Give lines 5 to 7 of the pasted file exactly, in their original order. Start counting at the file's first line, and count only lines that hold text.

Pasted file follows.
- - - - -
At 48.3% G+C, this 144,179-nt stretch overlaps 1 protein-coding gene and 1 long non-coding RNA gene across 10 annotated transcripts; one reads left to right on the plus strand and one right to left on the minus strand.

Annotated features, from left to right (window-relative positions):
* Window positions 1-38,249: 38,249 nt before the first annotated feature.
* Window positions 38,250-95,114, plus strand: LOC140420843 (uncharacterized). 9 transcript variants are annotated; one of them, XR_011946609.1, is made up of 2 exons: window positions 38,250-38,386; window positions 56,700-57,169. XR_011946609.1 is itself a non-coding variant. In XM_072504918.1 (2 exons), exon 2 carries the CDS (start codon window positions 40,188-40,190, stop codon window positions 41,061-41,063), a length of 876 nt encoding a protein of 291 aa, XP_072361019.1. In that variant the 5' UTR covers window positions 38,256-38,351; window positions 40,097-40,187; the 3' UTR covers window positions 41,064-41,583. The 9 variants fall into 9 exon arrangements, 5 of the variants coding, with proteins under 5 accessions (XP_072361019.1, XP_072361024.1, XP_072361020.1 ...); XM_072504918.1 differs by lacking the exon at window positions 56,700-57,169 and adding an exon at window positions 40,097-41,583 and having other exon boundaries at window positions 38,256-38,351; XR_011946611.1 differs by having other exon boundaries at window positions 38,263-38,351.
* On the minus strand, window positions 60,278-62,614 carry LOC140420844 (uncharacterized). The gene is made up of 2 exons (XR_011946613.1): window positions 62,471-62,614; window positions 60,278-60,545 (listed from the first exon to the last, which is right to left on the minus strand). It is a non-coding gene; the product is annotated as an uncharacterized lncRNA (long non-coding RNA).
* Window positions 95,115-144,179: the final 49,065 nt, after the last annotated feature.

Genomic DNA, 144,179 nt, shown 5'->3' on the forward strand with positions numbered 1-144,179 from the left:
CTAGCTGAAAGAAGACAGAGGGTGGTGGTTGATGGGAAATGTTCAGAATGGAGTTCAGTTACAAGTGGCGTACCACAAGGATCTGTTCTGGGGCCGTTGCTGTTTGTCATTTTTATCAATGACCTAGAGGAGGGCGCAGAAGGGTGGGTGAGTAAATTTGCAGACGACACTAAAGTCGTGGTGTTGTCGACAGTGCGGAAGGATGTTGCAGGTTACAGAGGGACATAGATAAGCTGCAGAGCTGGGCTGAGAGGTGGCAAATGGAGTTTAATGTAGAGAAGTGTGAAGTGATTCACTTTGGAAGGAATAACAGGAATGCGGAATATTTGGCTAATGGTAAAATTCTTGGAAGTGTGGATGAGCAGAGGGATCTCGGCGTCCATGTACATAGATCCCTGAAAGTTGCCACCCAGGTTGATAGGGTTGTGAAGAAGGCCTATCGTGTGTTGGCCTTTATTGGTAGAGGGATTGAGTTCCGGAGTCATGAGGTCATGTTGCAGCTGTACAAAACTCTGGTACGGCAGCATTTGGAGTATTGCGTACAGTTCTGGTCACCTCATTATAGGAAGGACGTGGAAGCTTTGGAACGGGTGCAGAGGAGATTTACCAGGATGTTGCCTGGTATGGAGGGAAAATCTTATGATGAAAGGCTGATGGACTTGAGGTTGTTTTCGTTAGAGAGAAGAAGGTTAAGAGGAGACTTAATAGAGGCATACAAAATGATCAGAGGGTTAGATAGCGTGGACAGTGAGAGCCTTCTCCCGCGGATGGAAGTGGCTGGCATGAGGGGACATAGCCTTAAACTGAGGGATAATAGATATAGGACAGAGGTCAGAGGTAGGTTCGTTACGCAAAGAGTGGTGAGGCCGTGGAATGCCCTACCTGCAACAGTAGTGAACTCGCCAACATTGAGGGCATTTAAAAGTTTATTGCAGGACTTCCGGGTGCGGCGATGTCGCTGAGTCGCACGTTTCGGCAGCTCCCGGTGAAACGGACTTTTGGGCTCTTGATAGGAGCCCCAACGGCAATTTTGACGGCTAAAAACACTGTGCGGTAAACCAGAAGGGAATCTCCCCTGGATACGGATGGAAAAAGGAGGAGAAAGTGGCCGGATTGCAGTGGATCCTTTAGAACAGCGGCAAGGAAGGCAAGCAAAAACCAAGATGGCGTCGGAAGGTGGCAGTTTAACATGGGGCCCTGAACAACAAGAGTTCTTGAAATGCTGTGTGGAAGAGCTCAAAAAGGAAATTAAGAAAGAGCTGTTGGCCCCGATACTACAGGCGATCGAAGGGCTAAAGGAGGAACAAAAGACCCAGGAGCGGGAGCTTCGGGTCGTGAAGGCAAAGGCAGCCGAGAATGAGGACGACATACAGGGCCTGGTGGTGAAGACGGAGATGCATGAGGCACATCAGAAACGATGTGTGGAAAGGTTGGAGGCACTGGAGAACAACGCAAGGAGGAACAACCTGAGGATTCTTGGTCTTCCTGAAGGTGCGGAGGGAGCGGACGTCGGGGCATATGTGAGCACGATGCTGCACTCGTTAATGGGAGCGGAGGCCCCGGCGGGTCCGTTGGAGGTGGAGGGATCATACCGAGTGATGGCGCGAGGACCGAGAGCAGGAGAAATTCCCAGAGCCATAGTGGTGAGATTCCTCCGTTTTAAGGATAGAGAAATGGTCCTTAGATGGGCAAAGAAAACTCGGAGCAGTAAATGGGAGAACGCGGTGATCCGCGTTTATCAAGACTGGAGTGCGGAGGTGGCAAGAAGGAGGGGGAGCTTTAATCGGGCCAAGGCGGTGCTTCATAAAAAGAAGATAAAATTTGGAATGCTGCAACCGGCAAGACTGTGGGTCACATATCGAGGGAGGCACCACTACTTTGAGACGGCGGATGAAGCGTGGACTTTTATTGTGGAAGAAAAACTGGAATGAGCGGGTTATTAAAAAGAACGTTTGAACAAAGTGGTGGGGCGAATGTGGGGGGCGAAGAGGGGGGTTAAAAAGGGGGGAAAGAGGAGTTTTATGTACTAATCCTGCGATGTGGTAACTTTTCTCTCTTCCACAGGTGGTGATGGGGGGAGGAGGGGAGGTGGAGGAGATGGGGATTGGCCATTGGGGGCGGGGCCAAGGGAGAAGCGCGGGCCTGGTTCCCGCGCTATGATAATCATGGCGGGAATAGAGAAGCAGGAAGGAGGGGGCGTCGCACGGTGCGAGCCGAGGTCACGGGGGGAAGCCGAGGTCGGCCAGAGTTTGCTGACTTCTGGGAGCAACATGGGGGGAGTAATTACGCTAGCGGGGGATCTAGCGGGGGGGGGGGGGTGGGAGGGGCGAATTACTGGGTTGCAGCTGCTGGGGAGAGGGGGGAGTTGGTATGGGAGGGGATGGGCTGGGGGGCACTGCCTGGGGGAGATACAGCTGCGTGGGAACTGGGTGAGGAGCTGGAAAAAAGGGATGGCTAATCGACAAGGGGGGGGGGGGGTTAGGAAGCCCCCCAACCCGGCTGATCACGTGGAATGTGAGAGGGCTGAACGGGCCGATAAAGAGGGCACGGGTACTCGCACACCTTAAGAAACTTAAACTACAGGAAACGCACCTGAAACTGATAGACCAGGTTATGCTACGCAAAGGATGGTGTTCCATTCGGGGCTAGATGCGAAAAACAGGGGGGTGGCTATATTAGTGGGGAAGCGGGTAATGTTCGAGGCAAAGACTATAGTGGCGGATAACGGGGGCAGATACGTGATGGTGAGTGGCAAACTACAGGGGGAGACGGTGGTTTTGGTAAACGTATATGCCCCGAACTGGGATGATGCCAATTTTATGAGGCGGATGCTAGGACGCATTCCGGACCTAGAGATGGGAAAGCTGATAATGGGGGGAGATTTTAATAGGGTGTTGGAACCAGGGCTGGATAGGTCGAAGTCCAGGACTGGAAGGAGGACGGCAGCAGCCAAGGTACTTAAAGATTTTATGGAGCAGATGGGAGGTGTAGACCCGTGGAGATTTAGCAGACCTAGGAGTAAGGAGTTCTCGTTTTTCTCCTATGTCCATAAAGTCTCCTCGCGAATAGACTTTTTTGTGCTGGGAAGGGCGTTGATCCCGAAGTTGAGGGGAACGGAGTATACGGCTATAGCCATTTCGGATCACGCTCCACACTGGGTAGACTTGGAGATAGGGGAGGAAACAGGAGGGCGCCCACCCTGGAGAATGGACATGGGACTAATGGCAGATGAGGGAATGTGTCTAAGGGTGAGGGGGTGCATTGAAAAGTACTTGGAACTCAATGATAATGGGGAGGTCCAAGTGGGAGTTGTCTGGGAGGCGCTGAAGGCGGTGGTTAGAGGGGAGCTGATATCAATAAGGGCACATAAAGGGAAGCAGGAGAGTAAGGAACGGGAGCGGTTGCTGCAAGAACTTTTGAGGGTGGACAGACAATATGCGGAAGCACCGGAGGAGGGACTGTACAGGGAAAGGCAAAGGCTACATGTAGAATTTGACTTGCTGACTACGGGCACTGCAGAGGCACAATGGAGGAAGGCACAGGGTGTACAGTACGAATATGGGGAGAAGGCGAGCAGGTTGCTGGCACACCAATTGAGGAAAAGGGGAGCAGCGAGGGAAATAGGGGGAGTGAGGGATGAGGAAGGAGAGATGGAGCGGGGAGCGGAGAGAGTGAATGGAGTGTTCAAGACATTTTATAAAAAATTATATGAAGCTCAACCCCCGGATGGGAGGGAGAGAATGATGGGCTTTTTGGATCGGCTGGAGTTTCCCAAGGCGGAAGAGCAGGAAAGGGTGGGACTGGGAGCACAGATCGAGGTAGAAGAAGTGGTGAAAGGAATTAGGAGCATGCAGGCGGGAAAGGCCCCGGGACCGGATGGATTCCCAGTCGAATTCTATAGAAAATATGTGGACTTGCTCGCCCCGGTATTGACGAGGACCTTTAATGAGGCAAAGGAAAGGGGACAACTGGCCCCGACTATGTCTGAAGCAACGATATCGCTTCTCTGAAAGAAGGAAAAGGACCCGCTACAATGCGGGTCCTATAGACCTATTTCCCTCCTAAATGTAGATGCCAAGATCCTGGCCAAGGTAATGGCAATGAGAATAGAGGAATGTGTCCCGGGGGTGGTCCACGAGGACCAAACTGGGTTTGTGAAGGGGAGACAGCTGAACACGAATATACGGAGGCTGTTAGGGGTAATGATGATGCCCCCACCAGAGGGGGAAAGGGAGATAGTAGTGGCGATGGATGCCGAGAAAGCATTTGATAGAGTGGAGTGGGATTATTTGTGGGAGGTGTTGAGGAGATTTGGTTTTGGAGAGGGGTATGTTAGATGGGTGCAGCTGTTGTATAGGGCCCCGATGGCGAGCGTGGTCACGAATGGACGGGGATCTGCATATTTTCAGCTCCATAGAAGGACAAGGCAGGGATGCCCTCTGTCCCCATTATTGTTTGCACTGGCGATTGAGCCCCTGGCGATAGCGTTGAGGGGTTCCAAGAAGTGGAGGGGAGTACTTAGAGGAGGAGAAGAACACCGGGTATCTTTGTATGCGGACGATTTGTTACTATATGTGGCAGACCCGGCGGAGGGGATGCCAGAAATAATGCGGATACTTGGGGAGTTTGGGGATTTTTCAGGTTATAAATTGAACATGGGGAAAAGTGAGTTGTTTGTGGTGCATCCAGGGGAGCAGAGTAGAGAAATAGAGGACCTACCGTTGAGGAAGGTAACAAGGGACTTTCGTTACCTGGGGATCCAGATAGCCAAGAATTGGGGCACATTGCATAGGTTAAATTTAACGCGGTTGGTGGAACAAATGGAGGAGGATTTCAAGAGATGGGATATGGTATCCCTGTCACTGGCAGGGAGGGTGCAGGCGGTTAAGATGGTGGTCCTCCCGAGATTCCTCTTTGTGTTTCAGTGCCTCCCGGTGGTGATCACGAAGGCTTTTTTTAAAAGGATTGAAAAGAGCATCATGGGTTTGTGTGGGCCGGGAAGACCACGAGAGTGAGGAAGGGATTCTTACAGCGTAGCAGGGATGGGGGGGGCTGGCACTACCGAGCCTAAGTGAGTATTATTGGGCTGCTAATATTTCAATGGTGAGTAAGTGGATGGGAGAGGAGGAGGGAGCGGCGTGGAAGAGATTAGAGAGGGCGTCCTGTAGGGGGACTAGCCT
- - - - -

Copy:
* On the minus strand, window positions 60,278-62,614 carry LOC140420844 (uncharacterized). The gene is made up of 2 exons (XR_011946613.1): window positions 62,471-62,614; window positions 60,278-60,545 (listed from the first exon to the last, which is right to left on the minus strand). It is a non-coding gene; the product is annotated as an uncharacterized lncRNA (long non-coding RNA).
* Window positions 95,115-144,179: the final 49,065 nt, after the last annotated feature.

Genomic DNA, 144,179 nt, shown 5'->3' on the forward strand with positions numbered 1-144,179 from the left: